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Blast Cabinet


A suction blast cabinet is mostly used for light production jobs, and general cleaning of parts and objects. A suction cabinet works by using a suction gun to pull blast media through a hose, and deliver that media to a blast nozzle, where it is then propelled at great speed into the cabinet. Suction blast cabinets are easier to set up, but it takes more blasting pressure to achieve maximum abrasive impact. Because of this, suction blast cabinets will leave a less pronounced anchor pattern than a direct pressure cabinet using the same blast media.

Lightweight Media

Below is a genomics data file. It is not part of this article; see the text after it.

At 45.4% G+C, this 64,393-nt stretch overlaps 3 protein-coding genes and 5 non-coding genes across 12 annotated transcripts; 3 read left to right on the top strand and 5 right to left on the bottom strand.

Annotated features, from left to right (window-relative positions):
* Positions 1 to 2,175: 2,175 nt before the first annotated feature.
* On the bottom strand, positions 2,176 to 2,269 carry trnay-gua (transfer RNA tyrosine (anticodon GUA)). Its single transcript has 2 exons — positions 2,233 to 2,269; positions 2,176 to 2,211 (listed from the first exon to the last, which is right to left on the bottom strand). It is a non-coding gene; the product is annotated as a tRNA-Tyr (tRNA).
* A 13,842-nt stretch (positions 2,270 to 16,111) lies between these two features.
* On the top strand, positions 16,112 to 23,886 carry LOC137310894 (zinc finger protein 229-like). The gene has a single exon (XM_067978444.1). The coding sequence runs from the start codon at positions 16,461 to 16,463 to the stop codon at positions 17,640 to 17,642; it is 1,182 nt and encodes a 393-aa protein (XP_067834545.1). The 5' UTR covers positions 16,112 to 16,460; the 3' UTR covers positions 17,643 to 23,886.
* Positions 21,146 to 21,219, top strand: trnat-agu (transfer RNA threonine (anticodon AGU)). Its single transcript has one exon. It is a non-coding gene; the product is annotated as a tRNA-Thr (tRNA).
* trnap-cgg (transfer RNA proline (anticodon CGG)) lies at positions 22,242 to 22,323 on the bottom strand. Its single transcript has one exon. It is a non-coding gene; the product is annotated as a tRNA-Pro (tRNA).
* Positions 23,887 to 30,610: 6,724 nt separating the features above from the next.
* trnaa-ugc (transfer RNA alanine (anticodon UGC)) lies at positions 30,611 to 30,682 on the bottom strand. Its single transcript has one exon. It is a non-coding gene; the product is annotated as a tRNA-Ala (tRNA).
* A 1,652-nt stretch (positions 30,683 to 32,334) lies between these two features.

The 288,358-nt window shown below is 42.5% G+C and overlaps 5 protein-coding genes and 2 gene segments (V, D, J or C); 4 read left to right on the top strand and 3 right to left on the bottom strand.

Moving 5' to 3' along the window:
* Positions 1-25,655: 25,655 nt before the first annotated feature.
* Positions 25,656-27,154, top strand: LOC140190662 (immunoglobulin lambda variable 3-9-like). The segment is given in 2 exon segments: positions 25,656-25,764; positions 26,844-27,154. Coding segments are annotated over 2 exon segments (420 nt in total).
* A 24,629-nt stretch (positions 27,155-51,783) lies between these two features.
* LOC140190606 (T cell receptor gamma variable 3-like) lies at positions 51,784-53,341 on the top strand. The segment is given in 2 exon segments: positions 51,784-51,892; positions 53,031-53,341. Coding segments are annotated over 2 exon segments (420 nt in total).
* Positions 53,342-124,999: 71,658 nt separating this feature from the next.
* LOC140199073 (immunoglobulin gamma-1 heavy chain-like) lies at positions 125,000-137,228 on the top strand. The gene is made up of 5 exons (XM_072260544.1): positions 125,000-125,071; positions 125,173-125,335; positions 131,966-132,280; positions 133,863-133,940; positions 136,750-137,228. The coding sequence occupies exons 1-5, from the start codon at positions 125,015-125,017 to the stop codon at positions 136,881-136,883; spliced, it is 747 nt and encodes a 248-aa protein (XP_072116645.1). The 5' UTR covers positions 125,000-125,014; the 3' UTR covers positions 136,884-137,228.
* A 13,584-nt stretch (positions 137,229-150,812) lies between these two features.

Manual abrasive blast cabinets that remove coatings—without damaging the surface being blasted. Perhaps this is required for inspection of fatigue points on high stress areas of aerospace components, or for cleaning automotive engine and body parts. Lightweight-Media blast cabinets are specifically designed to blast with lightweight, nonaggressive media such as plastic or sodium bicarbonate.


A pressure blast cabinet uses a pressurized vessel (like a pressure pot) filled with blast media, which is then forced through a blast nozzle. Pressure blasting is significantly faster and more aggressive than suction blasting. For tough cleaning jobs, pressure blasting delivers higher abrasive velocity for greater impact intensity, compared to suction blasting, and can increase your production rate by as much as 300 percent.